Five insurance lessons from Sandy

Even if you weren't one of the 60 million people affected by Superstorm Sandy this week, the storm offers important takeaways. Here are five. 

Adam Hunger/Reuters
Damaged homes from Hurricane Sandy are seen in Bay Head, New Jersey, November 1, 2012. Johnson suggests knowing the ins and outs of your insurance policy before a natural disaster strikes.

If water falls from the sky, most homeowners policies will provide coverage. If it comes from anywhere else, it’s a different story.

That’s a rule of thumb many of the 60 million people affected by Superstorm Sandy will be learning today. And some may be discovering their deductible – the portion of the damage they’re expected to pay before their insurance kicks in – is thousands more than they expected.

Whether you were affected by Sandy or not, here are some important insurance takeaways.

If you live near the coast, you may have a higher deductible than you think

As those living in parts of the U.S. prone to hurricanes already know, some insurance policies come with much higher deductibles for any claim related to hurricane damage. Rather than the typical $500 or $1,000 deductible, for example, hurricane deductibles are expressed as a percentage of a home’s insured value, typically 1 to 5 percent. So in the case of a $300,000 home, the deductible would range from $3,000 to $15,000.

States where these higher insurance deductibles are allowed include places you’d expect, like Alabama, Florida, Georgia, Hawaii, Louisiana, Mississippi, and Texas. But they also include states you might not expect, like many of those in Sandy’s path: Virginia, Connecticut, Delaware, Maine, Maryland, Massachusetts, New Jersey, New York, North Carolina, South Carolina, Rhode Island, and the District of Columbia.

Just because you live in a state that allows higher hurricane deductibles doesn’t mean your policy includes them. The way to find out is to pull out your policy and look at it. In addition, you’ll have to find out the exact description of a storm that triggers the deductible. In some policies, the operative language is only when a hurricane is declared, while a tropical depression may trigger higher deductibles in others. In still other cases, specific wind speeds must be reached.

If you don’t have flood insurance, you may be out of luck

No matter where you live, your policy most likely excludes damage from flooding, which typically means water that rises from the ground, not the sky. So if water from a storm surge or cresting river invades your home, only a flood policy will pay. Should damage occur due to rain entering because a tree destroys your roof or breaks a window, however, you’d be covered by a typical homeowner’s policy.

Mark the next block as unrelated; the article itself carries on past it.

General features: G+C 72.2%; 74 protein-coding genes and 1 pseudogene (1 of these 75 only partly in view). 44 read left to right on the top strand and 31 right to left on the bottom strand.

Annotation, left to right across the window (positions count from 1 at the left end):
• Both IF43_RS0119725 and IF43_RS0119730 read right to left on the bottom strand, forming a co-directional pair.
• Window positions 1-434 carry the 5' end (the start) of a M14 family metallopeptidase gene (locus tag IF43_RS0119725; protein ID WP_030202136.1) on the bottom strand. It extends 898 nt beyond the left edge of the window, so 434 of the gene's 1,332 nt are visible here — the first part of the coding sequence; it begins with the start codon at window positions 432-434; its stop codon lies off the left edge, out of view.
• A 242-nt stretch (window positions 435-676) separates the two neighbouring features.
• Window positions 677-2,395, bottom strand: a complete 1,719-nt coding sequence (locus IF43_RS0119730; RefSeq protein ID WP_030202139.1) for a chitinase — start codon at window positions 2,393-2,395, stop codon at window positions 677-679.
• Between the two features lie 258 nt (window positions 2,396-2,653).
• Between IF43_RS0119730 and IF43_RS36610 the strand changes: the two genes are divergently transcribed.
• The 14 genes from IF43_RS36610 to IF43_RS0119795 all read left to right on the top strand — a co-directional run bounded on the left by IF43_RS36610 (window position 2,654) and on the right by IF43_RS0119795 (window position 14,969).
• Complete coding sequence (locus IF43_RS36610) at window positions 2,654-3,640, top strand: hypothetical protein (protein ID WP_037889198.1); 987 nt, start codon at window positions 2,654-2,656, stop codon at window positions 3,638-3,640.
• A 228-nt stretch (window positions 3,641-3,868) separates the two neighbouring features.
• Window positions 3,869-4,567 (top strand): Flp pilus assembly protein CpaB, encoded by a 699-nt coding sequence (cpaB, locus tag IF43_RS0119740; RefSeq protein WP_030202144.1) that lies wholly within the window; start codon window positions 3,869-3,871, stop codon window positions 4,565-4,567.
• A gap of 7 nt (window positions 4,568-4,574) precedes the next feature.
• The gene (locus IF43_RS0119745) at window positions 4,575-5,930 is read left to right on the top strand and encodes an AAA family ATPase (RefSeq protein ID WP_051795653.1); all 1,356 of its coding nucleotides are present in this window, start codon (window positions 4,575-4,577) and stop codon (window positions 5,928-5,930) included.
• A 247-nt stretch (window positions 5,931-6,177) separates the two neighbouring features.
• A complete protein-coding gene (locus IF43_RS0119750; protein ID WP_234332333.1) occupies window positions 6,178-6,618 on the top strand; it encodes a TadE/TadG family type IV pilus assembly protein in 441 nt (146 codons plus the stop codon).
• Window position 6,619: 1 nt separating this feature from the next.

Think before you file

When your home suffers damage, your immediate response is to contact your insurance company and report it. While that’s a good thought – many claims are processed on a first-come, first-served basis – making that call before you’re fully prepared could cost you thousands in reimbursed damages. Understand your policy first: Don’t let an insurance company representative be the one driving the bus.

Step one is always to read your policy and determine, as best you can, specifically what’s covered and what’s not. In addition to deductibles, take note of the amount of coverage you have for dwelling, contents, and loss of use. Then look for exclusions like flood or other perils, as well as exclusions or limitations for specific types of property, like art, computers, and jewelry.

Step two is to document everything. Take pictures to show exactly what damage has been done to your property and take a complete inventory of everything affected. And be aware that it is your responsibility to protect your property from additional damage to the best of your ability.

File your claim

Once you know what should be covered and exactly what you’ve lost, make the call. Avoid any potential trigger terms, like “flood.” Don’t get into a long conversation about what happened or what you think should or might be covered. Just provide a simple and concise description of the damage and ask what to do next.

Be prepared to take notes of everyone you talk to, including names, dates, and what was said. Once you’ve reported your loss, you’ll be assigned an adjuster: Get their contact information, including their phone number, email address, and supervisor.

When the adjuster arrives, recognize that they will likely be stressed out, just like you are. In the case of widespread damage like that from Sandy, adjusters will be brought in from all over the country, working 14-hour days dealing with emotionally devastated people, many of whom will be demanding, suspicious of their insurance company, and otherwise difficult to work with. Stand out from the crowd by being friendly, calm, and most important, prepared.

As with everyone else you deal with, take notes of what the adjuster says.

The time to learn how insurance works isn’t in the aftermath of a storm

Disasters like Sandy will offer firsthand experience on dealing with insurance companies to those affected. But it should offer a wake-up call to everyone with homeowners insurance. The trend of the last decade, especially in regions where natural disasters have occurred or are likely to occur, is for insurance companies to charge more and pay out less.

Take a moment this weekend to review your homeowners coverage, including cost and exclusions. If you’re ever in the path of a storm like Sandy, you’ll be glad you did.

Stacy Johnson is the founder and editor-in-chief of Money Talks News, a consumer/personal finance TV news feature that airs in about 80 cities as well as around the Web. This column first appeared in Money Talks News.

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